An 8-year-old Indigenous Australian boy was transferred from a regional hospital to a metropolitan paediatric hospital, with fevers, 2 weeks of left hip and thigh pain, and a left thigh abscess that had begun to discharge. Two weeks earlier, he had fallen while rollerblading and had sustained a superficial wound on the left thigh. He complained of ongoing left hip and groin pain and presented on several occasions to his general practitioner, who diagnosed a soft tissue injury. On arrival, the patient was in septic shock. Outside-taken radiographs (Figure, A) and magnetic resonance imaging (MRI) (Figure, B) showed extensive osteomyelitis and bony destruction, focused at the left ischium.
The necrotic ischium, pubis and hamstrings were debrided and large purulent collections were drained from the thigh; swabs were taken for microbiological culture. The initial debridement did not involve the exploration of the internal aspect of the pelvis. During a second debridement, 48 hours later, the pus had a faeculent odour and colour. Bowel involvement was not detected at this stage. During the third debridement, 5 days after the initial surgical treatment, faeculent fluid drained freely from the wound and further exploration revealed a retroperitoneal sigmoid colon perforation. The general surgical team created a colostomy and the wound was packed with gentamicin antibiotic beads and covered with a vacuum dressing.
Two strains of Escherichia coli, mixed anaerobes, Candida species and non-multiresistant, methicillin-resistant Staphylococcus aureus were cultured from the samples taken during the initial debridement. The patient was treated with oral clindamycin and rifampicin. After almost 9 weeks in hospital, he was discharged with a prescription for these antibiotics to be taken for 1 year.
The patient’s colostomy was reversed at 6 months with no complications. One year after discharge, the boy had a 3 cm leg length discrepancy and reduced range of motion of his left hip. An MRI scan 1 year after discharge showed regeneration of the ischium and pubis, avascular necrosis of the left femoral head and formation of a left hip pseudoarthrosis (Figure, C). Despite radiographic changes, at follow-up he was surprisingly active, could walk over 1 km without pain, participated in sport (including soccer), and rarely needed analgesics.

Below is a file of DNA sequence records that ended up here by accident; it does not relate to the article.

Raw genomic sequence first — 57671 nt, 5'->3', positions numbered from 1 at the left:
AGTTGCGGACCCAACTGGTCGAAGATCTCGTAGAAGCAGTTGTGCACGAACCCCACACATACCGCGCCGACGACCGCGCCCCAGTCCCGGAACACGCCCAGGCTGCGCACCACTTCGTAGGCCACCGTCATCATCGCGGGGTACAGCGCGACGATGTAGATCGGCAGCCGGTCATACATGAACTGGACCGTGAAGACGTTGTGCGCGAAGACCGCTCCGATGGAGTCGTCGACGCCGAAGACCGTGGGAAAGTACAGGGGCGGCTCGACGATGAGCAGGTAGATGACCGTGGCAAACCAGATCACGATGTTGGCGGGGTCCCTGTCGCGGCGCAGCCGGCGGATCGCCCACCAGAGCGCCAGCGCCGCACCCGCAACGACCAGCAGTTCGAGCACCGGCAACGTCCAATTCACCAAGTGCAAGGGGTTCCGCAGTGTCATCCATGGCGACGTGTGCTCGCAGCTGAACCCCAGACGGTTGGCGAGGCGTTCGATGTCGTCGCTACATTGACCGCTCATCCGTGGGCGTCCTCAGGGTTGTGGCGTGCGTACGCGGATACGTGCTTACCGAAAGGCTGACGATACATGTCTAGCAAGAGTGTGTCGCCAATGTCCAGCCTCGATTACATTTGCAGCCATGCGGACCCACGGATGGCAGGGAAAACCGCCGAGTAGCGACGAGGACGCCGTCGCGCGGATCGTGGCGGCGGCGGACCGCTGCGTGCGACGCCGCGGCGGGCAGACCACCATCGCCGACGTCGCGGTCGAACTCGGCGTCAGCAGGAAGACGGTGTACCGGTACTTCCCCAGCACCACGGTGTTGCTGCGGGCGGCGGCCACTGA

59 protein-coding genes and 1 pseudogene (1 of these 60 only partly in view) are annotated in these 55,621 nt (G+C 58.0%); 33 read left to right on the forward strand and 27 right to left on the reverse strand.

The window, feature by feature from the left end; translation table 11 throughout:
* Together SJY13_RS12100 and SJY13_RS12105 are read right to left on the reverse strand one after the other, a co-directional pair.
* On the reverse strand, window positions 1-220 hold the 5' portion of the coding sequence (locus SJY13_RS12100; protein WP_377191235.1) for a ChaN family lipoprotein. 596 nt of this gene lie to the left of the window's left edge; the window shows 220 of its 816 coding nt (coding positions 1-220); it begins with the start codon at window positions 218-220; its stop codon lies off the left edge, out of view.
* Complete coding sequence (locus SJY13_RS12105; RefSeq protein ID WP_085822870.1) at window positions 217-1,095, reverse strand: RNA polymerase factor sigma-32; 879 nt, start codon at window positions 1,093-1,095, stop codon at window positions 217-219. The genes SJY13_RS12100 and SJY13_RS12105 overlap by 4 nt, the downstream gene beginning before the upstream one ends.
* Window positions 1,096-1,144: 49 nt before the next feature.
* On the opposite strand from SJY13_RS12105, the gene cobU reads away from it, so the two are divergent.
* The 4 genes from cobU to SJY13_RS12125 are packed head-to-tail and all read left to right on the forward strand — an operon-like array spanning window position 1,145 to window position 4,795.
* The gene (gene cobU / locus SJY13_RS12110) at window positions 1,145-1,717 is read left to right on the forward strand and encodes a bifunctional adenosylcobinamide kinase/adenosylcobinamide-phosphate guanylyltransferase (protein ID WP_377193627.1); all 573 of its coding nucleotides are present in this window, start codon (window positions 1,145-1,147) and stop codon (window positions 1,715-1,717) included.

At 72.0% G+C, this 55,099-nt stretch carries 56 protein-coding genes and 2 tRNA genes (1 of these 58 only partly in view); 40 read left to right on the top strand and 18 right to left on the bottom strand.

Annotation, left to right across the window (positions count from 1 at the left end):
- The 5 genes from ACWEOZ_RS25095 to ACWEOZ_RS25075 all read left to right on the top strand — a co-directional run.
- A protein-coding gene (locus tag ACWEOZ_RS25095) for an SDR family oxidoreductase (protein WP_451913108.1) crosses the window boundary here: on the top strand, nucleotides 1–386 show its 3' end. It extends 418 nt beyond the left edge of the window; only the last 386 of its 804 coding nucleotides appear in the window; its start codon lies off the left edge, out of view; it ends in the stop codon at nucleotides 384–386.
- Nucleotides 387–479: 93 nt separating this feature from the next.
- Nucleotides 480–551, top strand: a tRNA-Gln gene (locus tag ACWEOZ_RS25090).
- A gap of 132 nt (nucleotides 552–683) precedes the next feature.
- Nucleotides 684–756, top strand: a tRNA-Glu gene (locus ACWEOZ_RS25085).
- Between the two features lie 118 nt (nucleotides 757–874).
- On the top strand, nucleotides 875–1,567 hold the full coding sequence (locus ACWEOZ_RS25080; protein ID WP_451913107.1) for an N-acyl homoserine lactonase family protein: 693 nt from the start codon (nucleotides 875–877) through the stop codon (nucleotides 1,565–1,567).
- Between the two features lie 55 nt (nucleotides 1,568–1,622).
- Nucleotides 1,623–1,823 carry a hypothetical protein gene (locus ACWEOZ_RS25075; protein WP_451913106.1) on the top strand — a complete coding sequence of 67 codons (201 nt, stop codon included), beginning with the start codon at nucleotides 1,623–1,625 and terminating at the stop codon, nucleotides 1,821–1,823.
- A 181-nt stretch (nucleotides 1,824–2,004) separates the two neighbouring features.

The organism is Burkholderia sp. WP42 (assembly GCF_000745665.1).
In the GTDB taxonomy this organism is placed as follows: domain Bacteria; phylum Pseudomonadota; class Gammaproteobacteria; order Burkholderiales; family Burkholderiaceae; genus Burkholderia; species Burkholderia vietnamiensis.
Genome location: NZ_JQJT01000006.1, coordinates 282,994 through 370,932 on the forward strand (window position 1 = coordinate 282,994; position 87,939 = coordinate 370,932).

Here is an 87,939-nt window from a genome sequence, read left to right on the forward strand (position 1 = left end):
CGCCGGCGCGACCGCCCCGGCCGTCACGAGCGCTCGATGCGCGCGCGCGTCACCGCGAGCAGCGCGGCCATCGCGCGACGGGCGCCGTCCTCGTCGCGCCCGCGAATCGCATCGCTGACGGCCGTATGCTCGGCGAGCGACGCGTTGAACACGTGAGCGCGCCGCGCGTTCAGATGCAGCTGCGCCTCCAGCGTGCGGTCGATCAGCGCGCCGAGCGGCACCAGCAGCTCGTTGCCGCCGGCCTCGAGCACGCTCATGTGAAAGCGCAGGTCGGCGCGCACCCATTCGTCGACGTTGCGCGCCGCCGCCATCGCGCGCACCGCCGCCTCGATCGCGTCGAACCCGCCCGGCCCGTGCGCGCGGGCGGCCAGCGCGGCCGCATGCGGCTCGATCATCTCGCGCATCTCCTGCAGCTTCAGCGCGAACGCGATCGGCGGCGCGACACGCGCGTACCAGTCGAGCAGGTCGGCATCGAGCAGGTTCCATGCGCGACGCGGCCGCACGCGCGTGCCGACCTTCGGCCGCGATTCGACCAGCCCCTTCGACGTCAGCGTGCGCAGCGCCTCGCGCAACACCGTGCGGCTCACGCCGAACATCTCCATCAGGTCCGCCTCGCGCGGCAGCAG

A: Outside-taken plain anterior–posterior pelvis radiograph showing left hip subluxation, bony changes in the ischium, ilium and pubis, and distended small bowel. B: MRI at initial presentation showing large medial thigh collection (large arrow), left hip subluxation and oedema in the soft tissue, and fluid collection in the retroperitoneum (small arrow). C: MRI of the pelvis 1 year after discharge showing partial resorption of the left acetabulum and confirming avascular necrosis of the left femoral head (arrow).
Pelvic osteomyelitis is a rare occurrence, with reported rates of 1%–11% of all cases of acute haematogenous osteomyelitis (AHO) occurring between the ages of 7 and 14 years.1 In a review of the medical records of 220 children with AHO, 19 children had pelvic osteomyelitis.2 A review of cases of AHO at our institution showed infection of the pelvis in 8% of 102 patients with AHO and a male : female ratio of 2.1 : 1.3
Pelvic osteomyelitis has been described in three entities — gluteal, lumbar and abdominal.4 Although these designations can be useful for determining the spread of infection, they have no prognostic value.4,5
Acute pelvic osteomyelitis is often not initially recognised. It can be difficult to detect due to its variable clinical signs and differential diagnoses.1 In one study, the time span between initial symptoms and the diagnosis ranged from 1 to 8 days.2 Difficulty diagnosing the condition may result in a delay of appropriate treatment.1,6,7